A Petrophysical Study from Floyd Shale
Mriganko Sarkar, Chandra S. Rai, and Carl H. Sondergeld
Mewbourne School of Petroleum & Geological Engineering, The University of Oklahoma, Norman, OK
With shale plays becoming increasingly important source of natural gas, it has become all the more important to characterize shales. This paper attempts to improve the overall understanding of gas shales using laboratory based petrophysical measurements. A systematic petrophysical study on Floyd Shale samples from Black Warrior Basin, Alabama was done on 27 suites of plugs, obtained from 100 feet of core from one well, using measurements of total organic carbon TOC, quantitative mineralogy, native bulk and grain densities, effective porosity, velocity as a function of effective pressure, NMR spectroscopy, magnetic susceptibility and SEM imaging. Except for the TOC measurements all other measurements were done on samples from oriented plugs taken in 0, 90 & 45 degrees respectively to the symmetry axis. The TOC was less than 6% by weight and shows a weak trend of increasing with depth. The effective porosity ranges from 4 to 10%. The grain densities vary between 2.5 & 2.8 gm/cc, showing a general decreasing trend with depth. All samples have clay content more than 50 weight percent and illite is the dominant clay mineral. Based of velocity measurements transverse isotropic symmetry is seen in only 6 samples. NMR T2 distribution shows that the majority of the water was bound water.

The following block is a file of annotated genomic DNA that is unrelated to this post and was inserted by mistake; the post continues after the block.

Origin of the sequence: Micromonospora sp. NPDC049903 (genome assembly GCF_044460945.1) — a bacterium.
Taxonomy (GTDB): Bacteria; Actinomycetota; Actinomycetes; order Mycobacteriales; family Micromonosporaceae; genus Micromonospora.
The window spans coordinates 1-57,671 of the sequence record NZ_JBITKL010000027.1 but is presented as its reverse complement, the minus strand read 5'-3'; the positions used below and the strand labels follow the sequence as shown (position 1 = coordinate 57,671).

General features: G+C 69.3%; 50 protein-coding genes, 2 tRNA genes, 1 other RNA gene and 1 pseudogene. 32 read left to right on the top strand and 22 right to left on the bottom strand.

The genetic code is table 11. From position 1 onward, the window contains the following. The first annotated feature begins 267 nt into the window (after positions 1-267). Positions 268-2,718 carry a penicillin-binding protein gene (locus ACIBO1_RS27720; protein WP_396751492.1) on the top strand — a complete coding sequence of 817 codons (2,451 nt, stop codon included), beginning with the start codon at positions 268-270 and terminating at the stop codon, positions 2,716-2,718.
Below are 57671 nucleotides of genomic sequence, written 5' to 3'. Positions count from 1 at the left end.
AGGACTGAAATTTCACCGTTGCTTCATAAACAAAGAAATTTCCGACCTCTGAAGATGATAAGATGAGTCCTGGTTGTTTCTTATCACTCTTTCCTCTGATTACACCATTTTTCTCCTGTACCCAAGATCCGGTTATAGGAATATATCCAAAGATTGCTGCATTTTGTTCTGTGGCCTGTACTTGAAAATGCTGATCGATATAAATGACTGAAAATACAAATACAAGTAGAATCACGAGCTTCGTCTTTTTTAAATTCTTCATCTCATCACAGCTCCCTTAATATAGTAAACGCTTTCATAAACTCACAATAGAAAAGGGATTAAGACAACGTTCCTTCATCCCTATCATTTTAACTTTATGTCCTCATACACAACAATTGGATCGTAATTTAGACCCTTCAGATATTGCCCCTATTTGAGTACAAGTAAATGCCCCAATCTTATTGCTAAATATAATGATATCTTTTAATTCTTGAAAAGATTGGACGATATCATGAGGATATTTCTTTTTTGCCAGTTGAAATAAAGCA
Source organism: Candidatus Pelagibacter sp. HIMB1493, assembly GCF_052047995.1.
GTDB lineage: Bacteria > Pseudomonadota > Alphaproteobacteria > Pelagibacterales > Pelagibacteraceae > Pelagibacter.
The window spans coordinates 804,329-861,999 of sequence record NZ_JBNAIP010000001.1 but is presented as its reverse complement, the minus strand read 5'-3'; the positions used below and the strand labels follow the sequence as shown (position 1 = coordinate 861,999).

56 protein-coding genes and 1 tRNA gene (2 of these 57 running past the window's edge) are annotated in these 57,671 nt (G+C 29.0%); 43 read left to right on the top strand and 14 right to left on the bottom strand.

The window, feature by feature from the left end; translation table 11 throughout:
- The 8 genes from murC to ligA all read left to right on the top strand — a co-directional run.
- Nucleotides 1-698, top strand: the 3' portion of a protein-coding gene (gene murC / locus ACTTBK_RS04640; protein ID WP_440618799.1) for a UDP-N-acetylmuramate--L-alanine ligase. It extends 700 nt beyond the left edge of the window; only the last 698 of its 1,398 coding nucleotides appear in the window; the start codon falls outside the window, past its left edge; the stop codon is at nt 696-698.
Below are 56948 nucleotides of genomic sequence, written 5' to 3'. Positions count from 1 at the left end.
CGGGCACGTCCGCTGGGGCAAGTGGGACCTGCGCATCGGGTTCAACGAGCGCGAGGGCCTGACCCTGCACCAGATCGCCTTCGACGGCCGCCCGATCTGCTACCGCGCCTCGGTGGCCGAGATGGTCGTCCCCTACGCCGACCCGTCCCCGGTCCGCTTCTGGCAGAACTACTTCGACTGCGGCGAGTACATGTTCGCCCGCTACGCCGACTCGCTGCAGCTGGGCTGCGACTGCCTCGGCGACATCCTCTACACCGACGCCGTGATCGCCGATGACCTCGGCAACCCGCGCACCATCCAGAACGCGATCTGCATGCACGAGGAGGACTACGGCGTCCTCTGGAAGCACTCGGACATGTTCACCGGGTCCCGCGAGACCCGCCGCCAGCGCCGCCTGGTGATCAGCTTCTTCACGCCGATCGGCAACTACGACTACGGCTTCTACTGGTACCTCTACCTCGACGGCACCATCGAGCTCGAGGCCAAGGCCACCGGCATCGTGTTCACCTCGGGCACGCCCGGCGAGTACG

AAPG Search and Discovery Article #90078©2008 AAPG Annual Convention, San Antonio, Texas